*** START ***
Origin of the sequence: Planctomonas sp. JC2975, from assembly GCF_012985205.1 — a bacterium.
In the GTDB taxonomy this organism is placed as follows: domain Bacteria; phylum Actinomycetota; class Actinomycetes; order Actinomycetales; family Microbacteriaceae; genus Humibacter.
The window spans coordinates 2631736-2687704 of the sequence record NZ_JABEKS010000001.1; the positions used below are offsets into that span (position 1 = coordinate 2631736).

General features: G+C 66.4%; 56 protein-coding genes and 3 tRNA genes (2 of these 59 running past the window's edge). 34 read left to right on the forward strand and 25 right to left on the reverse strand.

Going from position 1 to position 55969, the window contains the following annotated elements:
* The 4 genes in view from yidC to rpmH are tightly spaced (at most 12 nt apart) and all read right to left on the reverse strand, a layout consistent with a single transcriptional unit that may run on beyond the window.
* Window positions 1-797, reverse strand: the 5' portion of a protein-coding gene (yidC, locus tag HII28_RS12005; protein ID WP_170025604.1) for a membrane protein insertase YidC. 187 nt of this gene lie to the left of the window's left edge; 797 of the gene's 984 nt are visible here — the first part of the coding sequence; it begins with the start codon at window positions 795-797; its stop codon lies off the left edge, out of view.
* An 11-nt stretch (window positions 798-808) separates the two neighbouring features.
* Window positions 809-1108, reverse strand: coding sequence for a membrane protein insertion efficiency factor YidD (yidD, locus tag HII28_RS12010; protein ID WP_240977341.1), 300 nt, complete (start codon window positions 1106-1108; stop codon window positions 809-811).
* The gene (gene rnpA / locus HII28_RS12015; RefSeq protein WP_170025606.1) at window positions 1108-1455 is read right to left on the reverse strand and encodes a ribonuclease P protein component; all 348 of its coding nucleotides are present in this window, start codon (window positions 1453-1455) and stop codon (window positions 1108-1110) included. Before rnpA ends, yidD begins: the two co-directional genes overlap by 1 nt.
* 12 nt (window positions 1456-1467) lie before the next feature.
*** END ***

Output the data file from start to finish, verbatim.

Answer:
Origin of the sequence: Planctomonas sp. JC2975, from assembly GCF_012985205.1 — a bacterium.
In the GTDB taxonomy this organism is placed as follows: domain Bacteria; phylum Actinomycetota; class Actinomycetes; order Actinomycetales; family Microbacteriaceae; genus Humibacter.
The window spans coordinates 2631736-2687704 of the sequence record NZ_JABEKS010000001.1; the positions used below are offsets into that span (position 1 = coordinate 2631736).

General features: G+C 66.4%; 56 protein-coding genes and 3 tRNA genes (2 of these 59 running past the window's edge). 34 read left to right on the forward strand and 25 right to left on the reverse strand.

Going from position 1 to position 55969, the window contains the following annotated elements:
* The 4 genes in view from yidC to rpmH are tightly spaced (at most 12 nt apart) and all read right to left on the reverse strand, a layout consistent with a single transcriptional unit that may run on beyond the window.
* Window positions 1-797, reverse strand: the 5' portion of a protein-coding gene (yidC, locus tag HII28_RS12005; protein ID WP_170025604.1) for a membrane protein insertase YidC. 187 nt of this gene lie to the left of the window's left edge; 797 of the gene's 984 nt are visible here — the first part of the coding sequence; it begins with the start codon at window positions 795-797; its stop codon lies off the left edge, out of view.
* An 11-nt stretch (window positions 798-808) separates the two neighbouring features.
* Window positions 809-1108, reverse strand: coding sequence for a membrane protein insertion efficiency factor YidD (yidD, locus tag HII28_RS12010; protein ID WP_240977341.1), 300 nt, complete (start codon window positions 1106-1108; stop codon window positions 809-811).
* The gene (gene rnpA / locus HII28_RS12015; RefSeq protein WP_170025606.1) at window positions 1108-1455 is read right to left on the reverse strand and encodes a ribonuclease P protein component; all 348 of its coding nucleotides are present in this window, start codon (window positions 1453-1455) and stop codon (window positions 1108-1110) included. Before rnpA ends, yidD begins: the two co-directional genes overlap by 1 nt.
* 12 nt (window positions 1456-1467) lie before the next feature.